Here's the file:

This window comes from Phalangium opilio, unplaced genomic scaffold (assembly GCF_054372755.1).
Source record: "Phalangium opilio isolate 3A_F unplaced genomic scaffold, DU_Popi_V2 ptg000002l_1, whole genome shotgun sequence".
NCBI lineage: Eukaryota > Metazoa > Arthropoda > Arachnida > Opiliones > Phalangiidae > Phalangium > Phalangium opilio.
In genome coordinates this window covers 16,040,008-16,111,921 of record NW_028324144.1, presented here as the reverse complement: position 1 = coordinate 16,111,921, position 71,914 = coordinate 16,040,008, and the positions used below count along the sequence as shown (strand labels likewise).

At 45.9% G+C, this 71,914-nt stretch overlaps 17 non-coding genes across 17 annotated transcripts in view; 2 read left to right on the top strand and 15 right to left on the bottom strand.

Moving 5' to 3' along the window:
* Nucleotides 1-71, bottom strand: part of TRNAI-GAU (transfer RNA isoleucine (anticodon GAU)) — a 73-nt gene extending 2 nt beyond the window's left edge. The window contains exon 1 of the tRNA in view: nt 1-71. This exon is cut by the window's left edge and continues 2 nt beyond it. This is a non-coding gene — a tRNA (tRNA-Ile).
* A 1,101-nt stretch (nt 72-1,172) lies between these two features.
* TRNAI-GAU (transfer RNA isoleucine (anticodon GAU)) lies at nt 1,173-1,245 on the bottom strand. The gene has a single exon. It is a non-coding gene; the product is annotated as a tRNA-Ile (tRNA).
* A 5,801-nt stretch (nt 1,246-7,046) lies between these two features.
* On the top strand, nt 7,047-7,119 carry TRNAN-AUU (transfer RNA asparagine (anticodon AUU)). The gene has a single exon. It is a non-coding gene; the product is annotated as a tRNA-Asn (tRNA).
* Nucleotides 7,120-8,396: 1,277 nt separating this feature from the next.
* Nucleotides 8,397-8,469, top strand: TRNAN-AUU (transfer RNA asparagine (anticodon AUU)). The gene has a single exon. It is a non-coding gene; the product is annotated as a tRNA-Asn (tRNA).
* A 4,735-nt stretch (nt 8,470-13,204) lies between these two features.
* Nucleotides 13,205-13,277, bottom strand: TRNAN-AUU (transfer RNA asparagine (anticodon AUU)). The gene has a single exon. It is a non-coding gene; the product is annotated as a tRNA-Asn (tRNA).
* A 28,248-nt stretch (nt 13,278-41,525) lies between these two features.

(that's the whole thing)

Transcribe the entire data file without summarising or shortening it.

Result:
This window comes from Phalangium opilio, unplaced genomic scaffold (assembly GCF_054372755.1).
Source record: "Phalangium opilio isolate 3A_F unplaced genomic scaffold, DU_Popi_V2 ptg000002l_1, whole genome shotgun sequence".
NCBI lineage: Eukaryota > Metazoa > Arthropoda > Arachnida > Opiliones > Phalangiidae > Phalangium > Phalangium opilio.
In genome coordinates this window covers 16,040,008-16,111,921 of record NW_028324144.1, presented here as the reverse complement: position 1 = coordinate 16,111,921, position 71,914 = coordinate 16,040,008, and the positions used below count along the sequence as shown (strand labels likewise).

At 45.9% G+C, this 71,914-nt stretch overlaps 17 non-coding genes across 17 annotated transcripts in view; 2 read left to right on the top strand and 15 right to left on the bottom strand.

Moving 5' to 3' along the window:
* Nucleotides 1-71, bottom strand: part of TRNAI-GAU (transfer RNA isoleucine (anticodon GAU)) — a 73-nt gene extending 2 nt beyond the window's left edge. The window contains exon 1 of the tRNA in view: nt 1-71. This exon is cut by the window's left edge and continues 2 nt beyond it. This is a non-coding gene — a tRNA (tRNA-Ile).
* A 1,101-nt stretch (nt 72-1,172) lies between these two features.
* TRNAI-GAU (transfer RNA isoleucine (anticodon GAU)) lies at nt 1,173-1,245 on the bottom strand. The gene has a single exon. It is a non-coding gene; the product is annotated as a tRNA-Ile (tRNA).
* A 5,801-nt stretch (nt 1,246-7,046) lies between these two features.
* On the top strand, nt 7,047-7,119 carry TRNAN-AUU (transfer RNA asparagine (anticodon AUU)). The gene has a single exon. It is a non-coding gene; the product is annotated as a tRNA-Asn (tRNA).
* Nucleotides 7,120-8,396: 1,277 nt separating this feature from the next.
* Nucleotides 8,397-8,469, top strand: TRNAN-AUU (transfer RNA asparagine (anticodon AUU)). The gene has a single exon. It is a non-coding gene; the product is annotated as a tRNA-Asn (tRNA).
* A 4,735-nt stretch (nt 8,470-13,204) lies between these two features.
* Nucleotides 13,205-13,277, bottom strand: TRNAN-AUU (transfer RNA asparagine (anticodon AUU)). The gene has a single exon. It is a non-coding gene; the product is annotated as a tRNA-Asn (tRNA).
* A 28,248-nt stretch (nt 13,278-41,525) lies between these two features.